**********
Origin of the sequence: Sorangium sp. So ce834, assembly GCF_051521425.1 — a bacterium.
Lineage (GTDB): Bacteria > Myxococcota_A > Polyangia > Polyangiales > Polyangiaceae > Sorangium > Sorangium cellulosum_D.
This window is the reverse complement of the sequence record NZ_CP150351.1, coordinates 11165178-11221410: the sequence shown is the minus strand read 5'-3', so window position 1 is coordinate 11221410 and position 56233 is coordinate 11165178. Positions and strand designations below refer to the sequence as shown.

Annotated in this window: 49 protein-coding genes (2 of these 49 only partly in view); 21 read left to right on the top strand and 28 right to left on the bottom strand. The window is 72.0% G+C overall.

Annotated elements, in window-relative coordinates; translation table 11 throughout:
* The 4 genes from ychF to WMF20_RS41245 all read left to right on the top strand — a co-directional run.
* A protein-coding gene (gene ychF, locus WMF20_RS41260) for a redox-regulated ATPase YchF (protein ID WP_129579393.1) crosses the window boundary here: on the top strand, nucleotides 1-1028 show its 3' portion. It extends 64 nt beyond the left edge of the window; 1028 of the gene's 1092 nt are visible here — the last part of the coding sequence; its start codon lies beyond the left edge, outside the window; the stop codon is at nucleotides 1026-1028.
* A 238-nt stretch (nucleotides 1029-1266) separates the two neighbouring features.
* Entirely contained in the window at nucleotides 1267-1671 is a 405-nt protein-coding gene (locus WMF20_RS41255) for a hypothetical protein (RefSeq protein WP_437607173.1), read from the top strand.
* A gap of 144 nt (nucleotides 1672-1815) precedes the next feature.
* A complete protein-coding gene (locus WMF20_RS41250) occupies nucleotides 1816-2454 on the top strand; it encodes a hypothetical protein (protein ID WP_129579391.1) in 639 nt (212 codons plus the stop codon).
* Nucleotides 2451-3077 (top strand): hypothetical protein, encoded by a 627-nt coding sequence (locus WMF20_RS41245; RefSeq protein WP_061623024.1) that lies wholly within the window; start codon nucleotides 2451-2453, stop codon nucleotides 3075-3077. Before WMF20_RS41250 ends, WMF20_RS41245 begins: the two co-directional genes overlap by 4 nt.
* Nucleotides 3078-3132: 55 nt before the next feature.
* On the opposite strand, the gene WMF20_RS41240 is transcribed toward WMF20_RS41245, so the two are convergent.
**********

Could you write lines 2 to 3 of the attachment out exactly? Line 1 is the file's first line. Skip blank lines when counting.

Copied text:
Lineage (GTDB): Bacteria > Myxococcota_A > Polyangia > Polyangiales > Polyangiaceae > Sorangium > Sorangium cellulosum_D.
This window is the reverse complement of the sequence record NZ_CP150351.1, coordinates 11165178-11221410: the sequence shown is the minus strand read 5'-3', so window position 1 is coordinate 11221410 and position 56233 is coordinate 11165178. Positions and strand designations below refer to the sequence as shown.